Archived

This topic is now archived and is closed to further replies.

DmGoober

Smoothing Groups and D3D

Recommended Posts

I''m using milkshape 3d files. For those not familiar with it, milkshape defines meshes as such (this is greatly simplified): vertices (int x, int y, int z) indices to vertices (word index) triangles (word index[3], float normal[3][3], int smoothing group) Now, i''m trying to use D3D to render milkshape meshes. The difference here is that D3D uses the following format (again, simplified) vertices (int x, int y, int z, float normal[3]) indices to vertices (word index) Now the difference should be very obvious: D3D stores normals with the vertices and has no smoothing information, while milkshape stores normals per triangle. In other words, in ms3d files, a vertex can have multiple normals. Ok, so if we run with the assumption that all triangles in the mesh have the same smoothing group, then converting from milkshape to d3d is easy -- We simply average all of the normals defined for a certain vertex. This average is now the normal for the vertex. Walla, we''re in d3d land and everything looks nice and smooth. Unfortunately, what happens if we DON''T want the object smoothed? What happens when we have, say, a cube? Or, just two faces that we don''t want to smooth? The only solution that i can think of, is to define the vertices on the not smoothed edge TWICE, but with different normals. This is a major hassle of course. . . and it essentially doubles the size of the mesh. Any suggestions? Thanks. DmGoober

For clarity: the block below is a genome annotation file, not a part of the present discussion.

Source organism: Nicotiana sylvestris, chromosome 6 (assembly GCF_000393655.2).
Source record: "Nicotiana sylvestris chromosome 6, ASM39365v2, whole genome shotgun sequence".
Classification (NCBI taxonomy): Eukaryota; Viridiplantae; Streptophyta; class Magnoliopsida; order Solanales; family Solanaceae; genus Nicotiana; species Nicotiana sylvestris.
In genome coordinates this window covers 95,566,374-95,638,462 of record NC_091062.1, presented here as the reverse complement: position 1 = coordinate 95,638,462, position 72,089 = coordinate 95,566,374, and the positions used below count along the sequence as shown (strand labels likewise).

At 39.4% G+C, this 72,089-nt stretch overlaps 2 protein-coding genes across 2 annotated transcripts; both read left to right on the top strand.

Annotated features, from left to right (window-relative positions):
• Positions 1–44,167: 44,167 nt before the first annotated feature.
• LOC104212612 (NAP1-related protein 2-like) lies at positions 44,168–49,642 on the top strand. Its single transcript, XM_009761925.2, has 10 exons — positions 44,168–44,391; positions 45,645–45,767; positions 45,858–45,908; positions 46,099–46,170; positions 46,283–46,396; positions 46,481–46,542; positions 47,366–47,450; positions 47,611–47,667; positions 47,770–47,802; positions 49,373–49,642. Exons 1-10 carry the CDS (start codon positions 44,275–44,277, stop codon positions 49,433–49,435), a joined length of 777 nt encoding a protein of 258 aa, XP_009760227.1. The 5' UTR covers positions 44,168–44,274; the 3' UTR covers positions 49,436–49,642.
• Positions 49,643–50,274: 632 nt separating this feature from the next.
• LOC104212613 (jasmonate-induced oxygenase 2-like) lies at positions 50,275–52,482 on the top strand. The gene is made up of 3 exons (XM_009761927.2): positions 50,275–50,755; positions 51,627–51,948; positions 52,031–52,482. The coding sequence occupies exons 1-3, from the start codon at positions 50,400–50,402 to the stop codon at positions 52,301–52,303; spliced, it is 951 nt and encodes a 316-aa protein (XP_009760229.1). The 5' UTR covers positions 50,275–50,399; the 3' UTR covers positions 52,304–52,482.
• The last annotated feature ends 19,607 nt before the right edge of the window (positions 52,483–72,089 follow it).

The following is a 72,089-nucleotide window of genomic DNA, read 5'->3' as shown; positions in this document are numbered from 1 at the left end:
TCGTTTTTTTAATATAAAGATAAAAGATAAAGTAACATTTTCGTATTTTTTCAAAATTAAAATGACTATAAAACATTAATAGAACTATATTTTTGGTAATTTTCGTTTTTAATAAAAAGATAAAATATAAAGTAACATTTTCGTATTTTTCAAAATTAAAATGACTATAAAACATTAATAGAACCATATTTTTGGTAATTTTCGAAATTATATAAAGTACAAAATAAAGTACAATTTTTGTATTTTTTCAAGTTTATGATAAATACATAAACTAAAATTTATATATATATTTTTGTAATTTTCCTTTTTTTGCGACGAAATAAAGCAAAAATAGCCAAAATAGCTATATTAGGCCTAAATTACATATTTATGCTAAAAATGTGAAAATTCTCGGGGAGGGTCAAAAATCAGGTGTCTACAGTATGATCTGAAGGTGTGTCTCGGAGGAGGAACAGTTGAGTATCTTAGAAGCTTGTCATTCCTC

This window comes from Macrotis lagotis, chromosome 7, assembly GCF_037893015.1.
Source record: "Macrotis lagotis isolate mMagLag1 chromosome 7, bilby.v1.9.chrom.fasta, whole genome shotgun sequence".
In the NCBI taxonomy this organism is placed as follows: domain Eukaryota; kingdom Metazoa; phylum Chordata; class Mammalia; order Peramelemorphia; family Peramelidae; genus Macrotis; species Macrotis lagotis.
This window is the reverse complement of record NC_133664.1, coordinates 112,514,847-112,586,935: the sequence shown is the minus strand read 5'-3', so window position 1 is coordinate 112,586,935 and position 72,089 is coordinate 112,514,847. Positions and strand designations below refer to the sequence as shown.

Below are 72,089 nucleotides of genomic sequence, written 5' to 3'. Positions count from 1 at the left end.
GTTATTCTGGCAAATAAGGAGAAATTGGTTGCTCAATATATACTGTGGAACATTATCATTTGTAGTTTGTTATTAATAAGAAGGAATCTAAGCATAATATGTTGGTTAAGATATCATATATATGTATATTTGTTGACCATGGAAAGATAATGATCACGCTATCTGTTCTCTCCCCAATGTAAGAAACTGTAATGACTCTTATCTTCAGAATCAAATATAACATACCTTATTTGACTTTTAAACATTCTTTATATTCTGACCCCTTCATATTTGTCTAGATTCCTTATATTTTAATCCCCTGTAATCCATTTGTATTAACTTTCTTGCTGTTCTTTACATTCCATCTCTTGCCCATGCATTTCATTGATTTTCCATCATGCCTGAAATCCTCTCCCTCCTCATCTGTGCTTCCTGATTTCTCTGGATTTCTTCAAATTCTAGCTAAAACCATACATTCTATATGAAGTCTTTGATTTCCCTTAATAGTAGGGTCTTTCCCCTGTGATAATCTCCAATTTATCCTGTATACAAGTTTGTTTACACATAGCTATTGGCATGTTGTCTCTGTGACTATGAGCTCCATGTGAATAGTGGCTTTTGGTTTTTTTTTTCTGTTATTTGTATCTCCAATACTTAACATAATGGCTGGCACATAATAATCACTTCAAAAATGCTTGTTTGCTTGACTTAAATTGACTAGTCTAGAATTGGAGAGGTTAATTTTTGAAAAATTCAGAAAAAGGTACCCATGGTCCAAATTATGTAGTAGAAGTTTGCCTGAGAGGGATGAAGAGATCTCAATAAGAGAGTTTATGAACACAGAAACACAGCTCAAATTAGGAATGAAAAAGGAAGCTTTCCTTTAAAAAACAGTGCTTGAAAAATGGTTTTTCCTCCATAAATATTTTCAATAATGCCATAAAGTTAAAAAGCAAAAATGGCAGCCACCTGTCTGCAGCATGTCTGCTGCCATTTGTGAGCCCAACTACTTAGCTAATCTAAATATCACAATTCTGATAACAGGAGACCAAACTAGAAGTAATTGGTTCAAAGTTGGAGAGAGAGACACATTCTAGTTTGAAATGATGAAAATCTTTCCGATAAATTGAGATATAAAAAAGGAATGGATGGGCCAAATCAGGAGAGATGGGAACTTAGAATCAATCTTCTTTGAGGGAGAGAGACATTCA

Share this post


Link to post
Share on other sites
I always find solutions to my own problems like 20 secs after I post. . .

D3D sdk suggests an easy method for creating not smooth objects is to simply switch the rendering mode to smooth shading before rendering not smooth objects. Since most not smooth objects in my game (tables, chairs, lightswitches) are incidental to the main action, I''m just going to use this cheat, even if the flat objects don''t look as nice as the gouraud ones. Not the best solution, but I don''t care. =) It''ll keep my engine running fast.

I guess flat shading uses face normals, while gouraud uses vertex normals, so I don''t have to worry about smoothing over edges.

Hope this helps someone.

DmGoober

Share this post


Link to post
Share on other sites